Your Kid is my Kid: A Note to Parents
On a average weekday, I spend about 5.5 hours with my students, whereas I only get about 2 hours with my own boys, while feeding them dinner, cleaning up, bathing them, and doing homework, before they go to bed. These numbers aren’t surprising, but unless we take time to really think about them, it’s easy to forget just how much time educators spend with their students compared to with their own families. Another important thing to note when it comes to education is that it’s virtually impossible to “leave your work at work”. Even if you are the most organized teacher around (and trust me, I know one of those quite well… me), there is still no way that you can shut off from work once you leave school. Although this can sometimes be a challenging part of the job, it is also one that reminds me constantly why I chose this profession.
This week, after having spent a considerable amount of time helping students through some challenges that an incident brought on, I got an e-mail from a parent and part of it really stood out to me:
“I can’t thank you enough for all your ongoing effort. The last thing I’d want is to take away your time from your kids and husband, so I just want to make sure you know how much your concerns and efforts are appreciated!”
As much as I truly appreciated this message, it made me reflect on what I was doing and why I was doing it. Was I going above and beyond by calling and e-mailing parents over the weekend and into my evenings to try and help their children? Was I taking time away from my own family to support these students and their families? I certainly didn’t and don’t view it that way. You see, I spend a whole lot of time with these kiddos, and I care about them so, so much! I want what is best for them, always, and certainly not just academically. I hope that I help my students develop essential life skills in order to help them be good citizens who know how to think critically and problem solve, who can communicate and collaborate, who treat others with respect and are creative and resilient. I teach the whole child, and that means that when the bell rings at 3:30, my job is not over. It is never over. Just as it is never over as a parent. I have my own kids, and then I have my school kids. As I tried to explain to parents in the past, yes I may call or e-mail over the weekend or in the evenings once I’ve gotten my boys to bed, but that is because I am not able to put certain things aside – my heart just won’t let me (nor should it). If I didn’t call or e-mail, I would worry and think about it all weekend, or all evening, and it would likely keep me up at night. I am only one piece of the puzzle that will help my students become the best version of themselves, and it is crucial that the school and their families work together to best support these sweet kiddos.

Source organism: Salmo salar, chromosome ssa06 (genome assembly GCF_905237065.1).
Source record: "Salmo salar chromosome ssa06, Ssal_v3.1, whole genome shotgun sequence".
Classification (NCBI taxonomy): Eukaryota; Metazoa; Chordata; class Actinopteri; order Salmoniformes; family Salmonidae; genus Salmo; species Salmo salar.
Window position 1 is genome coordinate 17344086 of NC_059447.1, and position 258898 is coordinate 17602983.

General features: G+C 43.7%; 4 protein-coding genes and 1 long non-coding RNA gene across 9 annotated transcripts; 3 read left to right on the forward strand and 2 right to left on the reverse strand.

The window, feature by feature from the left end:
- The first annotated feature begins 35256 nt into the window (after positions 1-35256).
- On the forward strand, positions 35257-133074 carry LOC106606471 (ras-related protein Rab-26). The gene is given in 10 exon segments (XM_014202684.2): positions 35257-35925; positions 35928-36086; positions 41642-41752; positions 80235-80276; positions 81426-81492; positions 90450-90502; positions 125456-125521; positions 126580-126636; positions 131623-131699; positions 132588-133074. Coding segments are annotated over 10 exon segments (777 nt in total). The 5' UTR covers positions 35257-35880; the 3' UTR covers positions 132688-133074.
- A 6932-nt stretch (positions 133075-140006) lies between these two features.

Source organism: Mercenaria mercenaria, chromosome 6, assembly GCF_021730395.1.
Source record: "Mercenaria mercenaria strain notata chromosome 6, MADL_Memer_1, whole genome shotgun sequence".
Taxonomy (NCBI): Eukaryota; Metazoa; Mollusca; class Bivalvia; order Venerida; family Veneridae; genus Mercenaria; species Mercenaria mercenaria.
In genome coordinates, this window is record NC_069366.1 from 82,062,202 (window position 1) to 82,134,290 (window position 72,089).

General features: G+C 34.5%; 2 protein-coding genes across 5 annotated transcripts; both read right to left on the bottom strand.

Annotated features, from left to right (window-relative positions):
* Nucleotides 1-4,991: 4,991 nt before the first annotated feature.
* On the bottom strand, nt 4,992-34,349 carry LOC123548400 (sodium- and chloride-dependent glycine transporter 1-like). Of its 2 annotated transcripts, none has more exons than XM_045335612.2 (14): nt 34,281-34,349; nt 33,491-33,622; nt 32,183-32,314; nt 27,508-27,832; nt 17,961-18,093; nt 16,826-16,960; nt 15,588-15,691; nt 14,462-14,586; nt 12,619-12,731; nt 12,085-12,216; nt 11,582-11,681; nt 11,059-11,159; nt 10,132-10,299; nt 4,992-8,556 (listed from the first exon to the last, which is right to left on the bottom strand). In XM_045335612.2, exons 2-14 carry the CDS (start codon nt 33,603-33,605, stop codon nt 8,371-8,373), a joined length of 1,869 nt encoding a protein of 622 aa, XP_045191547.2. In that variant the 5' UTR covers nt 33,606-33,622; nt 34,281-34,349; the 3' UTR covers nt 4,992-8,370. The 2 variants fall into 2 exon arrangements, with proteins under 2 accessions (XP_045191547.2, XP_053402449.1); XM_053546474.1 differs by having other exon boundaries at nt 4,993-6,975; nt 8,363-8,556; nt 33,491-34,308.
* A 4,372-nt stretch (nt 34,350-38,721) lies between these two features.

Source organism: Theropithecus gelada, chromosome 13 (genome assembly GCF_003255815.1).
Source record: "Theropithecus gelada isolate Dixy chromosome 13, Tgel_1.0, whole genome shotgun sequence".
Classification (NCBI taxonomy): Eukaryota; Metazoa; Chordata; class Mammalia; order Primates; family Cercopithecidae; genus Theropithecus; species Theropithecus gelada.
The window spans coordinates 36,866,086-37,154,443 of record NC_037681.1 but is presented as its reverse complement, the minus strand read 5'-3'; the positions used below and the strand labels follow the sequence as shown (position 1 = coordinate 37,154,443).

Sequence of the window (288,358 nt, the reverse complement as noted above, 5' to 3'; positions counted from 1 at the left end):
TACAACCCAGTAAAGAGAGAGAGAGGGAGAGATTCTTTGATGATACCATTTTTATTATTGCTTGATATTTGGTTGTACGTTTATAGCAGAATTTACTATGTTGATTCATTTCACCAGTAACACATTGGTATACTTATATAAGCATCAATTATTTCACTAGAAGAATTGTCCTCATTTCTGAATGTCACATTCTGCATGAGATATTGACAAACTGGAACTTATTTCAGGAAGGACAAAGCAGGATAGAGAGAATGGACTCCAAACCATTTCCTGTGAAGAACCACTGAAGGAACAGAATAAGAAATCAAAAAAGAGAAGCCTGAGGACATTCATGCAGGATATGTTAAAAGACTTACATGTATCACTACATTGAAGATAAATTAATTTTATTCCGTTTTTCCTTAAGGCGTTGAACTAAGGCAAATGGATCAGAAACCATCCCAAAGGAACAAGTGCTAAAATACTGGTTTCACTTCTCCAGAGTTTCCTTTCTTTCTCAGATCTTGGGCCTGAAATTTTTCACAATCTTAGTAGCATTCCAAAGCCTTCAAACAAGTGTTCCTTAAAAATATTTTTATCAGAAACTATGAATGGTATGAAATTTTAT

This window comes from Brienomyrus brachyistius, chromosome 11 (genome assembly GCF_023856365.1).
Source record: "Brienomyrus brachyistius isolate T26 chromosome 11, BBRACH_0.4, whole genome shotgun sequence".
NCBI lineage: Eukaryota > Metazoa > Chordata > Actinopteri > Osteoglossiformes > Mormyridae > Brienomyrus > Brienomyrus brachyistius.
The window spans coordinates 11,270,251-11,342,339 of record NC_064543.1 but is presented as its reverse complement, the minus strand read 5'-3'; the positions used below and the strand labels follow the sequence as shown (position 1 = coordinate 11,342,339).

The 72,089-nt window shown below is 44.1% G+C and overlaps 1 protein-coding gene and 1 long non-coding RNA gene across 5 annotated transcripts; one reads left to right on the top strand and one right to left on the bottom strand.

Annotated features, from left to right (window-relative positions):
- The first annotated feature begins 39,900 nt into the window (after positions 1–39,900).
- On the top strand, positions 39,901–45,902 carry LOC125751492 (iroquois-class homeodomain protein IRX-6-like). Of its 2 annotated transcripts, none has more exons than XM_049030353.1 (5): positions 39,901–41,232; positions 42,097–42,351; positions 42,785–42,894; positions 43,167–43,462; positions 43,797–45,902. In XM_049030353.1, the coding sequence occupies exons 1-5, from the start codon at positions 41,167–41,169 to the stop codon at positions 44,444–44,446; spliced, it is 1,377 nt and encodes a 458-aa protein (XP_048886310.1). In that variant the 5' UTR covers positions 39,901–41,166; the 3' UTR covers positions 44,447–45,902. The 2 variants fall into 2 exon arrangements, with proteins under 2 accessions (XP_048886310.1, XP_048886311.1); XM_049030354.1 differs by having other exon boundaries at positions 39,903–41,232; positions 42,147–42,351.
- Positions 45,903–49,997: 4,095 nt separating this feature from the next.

Does this take time and energy? Absolutely! But as a mom, I constantly think about what I would want my own children’s teachers to do. To me, this is not going above and beyond, it is part of the job. And thankfully, by caring so much, it makes this part of the job that isn’t always easy, not only worth it, but much more manageable.